The other thing is the type of films we release. As I mentioned they are generally not welcomed in multiplexes. And we are talking about films as Amour, Angel’s Share, In the House, Le Havre, Hannah Arendt, Blancanieves, etc. For the last three-four years our only films accepted in the multiplexes were Soul Kitchen (in one multiplex) and Pina (one week and one screen).

FNE: What are the major areas that you focus on? (theatrical/DVD/VOD/TVdistribution, production, exhibition...)

SK: For us the Sofia Film Festival is the major activity together with the Sofia Meetings Co-production Market. Then comes the traveling festival SIFF on the Road a.k.a. Operation Kino which is our way of releasing films in the country. Then managing the Cinema House in Sofia – this fall we will introduce several programmes for young audiences which will accompany the very successful SFF for Students. There we mainly screen films we have the rights for. At the moment we are not very active in production; we finished a short film and we are developing a first feature. But next year we may be involved in some minority coproductions.

FNE: What is your film acquisition policy?

SK: We are involved in distribution so we are feeding the festival with particular films. They are usually films by major directors as Wim Wenders, Lars von Trier, Michael Haneke, Aki Kaurismäki, Ken Loach, Fatih Akin, François Ozon, Nuri Bilge Ceylan, Danis Tanović, Cristian Mungiu and so forth. Also we show some younger directors mainly from the region, such as Radivoje Andric, Dusan Milić, Kornel Mundruczo, and Miroslav Momcilović.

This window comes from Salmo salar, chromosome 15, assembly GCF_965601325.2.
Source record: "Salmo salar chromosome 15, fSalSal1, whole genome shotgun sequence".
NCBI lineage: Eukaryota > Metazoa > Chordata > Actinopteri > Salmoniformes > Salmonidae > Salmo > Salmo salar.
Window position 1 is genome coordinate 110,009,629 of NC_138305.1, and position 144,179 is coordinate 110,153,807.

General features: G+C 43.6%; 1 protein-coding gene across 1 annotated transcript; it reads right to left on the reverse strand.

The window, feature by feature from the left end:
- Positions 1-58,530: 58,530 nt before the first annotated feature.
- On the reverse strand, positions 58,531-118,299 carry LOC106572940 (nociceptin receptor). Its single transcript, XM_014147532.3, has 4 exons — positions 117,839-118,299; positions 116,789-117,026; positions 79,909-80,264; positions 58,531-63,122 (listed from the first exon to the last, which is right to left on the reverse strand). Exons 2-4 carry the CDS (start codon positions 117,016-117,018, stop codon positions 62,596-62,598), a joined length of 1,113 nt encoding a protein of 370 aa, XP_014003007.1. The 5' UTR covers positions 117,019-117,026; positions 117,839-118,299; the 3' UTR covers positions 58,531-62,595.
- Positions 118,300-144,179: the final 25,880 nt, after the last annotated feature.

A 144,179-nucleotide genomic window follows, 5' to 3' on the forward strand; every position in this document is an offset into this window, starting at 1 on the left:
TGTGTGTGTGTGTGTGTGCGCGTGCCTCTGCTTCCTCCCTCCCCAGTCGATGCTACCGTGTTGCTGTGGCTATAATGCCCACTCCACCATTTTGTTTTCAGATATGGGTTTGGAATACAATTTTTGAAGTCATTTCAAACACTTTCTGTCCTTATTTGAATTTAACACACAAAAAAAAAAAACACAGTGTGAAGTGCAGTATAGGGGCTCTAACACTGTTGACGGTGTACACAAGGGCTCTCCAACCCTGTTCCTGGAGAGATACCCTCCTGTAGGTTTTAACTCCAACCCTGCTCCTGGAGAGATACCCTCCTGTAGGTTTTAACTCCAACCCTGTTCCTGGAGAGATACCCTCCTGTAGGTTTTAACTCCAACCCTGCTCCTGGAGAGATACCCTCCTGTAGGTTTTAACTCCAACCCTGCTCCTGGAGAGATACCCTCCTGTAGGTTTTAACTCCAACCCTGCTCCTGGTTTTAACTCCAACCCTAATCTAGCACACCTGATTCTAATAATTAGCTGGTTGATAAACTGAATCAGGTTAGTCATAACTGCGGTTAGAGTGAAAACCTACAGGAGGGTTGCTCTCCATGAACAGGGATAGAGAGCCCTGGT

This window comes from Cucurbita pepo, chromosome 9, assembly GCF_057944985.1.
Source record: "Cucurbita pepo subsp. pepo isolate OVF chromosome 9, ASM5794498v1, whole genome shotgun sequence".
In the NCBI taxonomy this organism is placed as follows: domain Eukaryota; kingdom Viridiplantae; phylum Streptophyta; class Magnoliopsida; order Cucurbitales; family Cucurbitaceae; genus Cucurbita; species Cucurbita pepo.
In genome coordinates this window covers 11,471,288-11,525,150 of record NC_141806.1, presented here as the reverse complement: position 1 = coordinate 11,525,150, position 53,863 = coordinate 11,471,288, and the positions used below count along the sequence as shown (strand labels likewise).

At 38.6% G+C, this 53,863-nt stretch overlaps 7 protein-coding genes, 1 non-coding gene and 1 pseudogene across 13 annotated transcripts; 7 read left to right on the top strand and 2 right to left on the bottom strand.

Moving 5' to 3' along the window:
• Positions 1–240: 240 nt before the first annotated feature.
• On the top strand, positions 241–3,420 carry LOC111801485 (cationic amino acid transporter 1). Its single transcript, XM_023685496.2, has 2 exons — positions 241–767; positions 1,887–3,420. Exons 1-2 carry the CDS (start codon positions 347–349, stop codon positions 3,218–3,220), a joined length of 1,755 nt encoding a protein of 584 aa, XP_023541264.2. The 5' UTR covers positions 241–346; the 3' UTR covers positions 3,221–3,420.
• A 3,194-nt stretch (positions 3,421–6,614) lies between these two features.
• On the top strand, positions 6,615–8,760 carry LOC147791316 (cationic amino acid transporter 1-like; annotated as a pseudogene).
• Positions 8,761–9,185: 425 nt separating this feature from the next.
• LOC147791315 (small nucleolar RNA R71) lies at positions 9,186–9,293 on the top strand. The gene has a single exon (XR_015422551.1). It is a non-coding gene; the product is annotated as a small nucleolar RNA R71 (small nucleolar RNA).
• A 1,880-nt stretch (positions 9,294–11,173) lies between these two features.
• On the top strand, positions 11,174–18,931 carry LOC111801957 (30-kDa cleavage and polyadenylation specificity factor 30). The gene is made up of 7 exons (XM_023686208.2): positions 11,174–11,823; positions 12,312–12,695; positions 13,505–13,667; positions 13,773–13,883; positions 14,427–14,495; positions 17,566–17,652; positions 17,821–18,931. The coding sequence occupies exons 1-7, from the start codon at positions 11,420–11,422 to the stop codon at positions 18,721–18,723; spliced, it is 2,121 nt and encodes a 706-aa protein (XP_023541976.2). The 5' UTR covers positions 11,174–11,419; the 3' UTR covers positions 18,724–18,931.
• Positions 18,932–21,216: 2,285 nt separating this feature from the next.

But once we secure the local rights we try to exploit them by showing the films in several art house theatres in the country, and also screening them as part of the travelling version of SIFF – Operation Kino, a project we do together with the festivals held in Sarajevo, Cluj-Napoca, Istanbul and, beginning this year, Odessa.

We travel to more than 15 Bulgarian towns showing a selection from SIFF including some of the films for which we have the rights, but also some other independent films from different Bulgarian distributors as well as some Bulgarian films. That’s our alternative way to release the films we acquire. It works, and it is challenging and it is fun to meet so many different people on the road in your country. Some kids are seeing movies in a theatre for the first time in their life.

FNE: What films have been your biggest hits?

SK: Fatih Akin’s Soul Kitchen, Crossing the Bridge and The Edge of Heaven, François Ozon’s Swimming Pool, Wim Wenders’ Palermo Shooting and Pina, and from recent titles, Michael Haneke’s Amour.

FNE: What are your upcoming releases and how will you promote them?

SK: Death of a Man in the Balkans by Miroslav Momcilović and An Episode of the Life of an Iron Picker by Danis Tanović. Those films are scheduled for autumn. But we started promoting them already during SIFF in March, then they participated in screenings in most of the towns as part of Operation Kino. We will release them in the art house cinemas of Sofia and Varna in October-November. In March SIFF invited the director and actors from Death of a Man in the Balkans and also the producers of An Episode of the Life of an Iron Picker. We will try to invite the actors of Miroslav Momcilović’s film again for the Sofia premiere. For the second film we will try to work with Roma organisations and create a campaign in the Roma quarters of Sofia.

For next March we have already acquired Lars von Trier’s Nymphomaniac, Lunchbox, Shirley… and more to come.


Art Fest Ltd.
1, Bulgaria Sq.
1463 Sofia, Bulgaria
Phone: +359 2 9166 029
Fax: +359 2 9166 714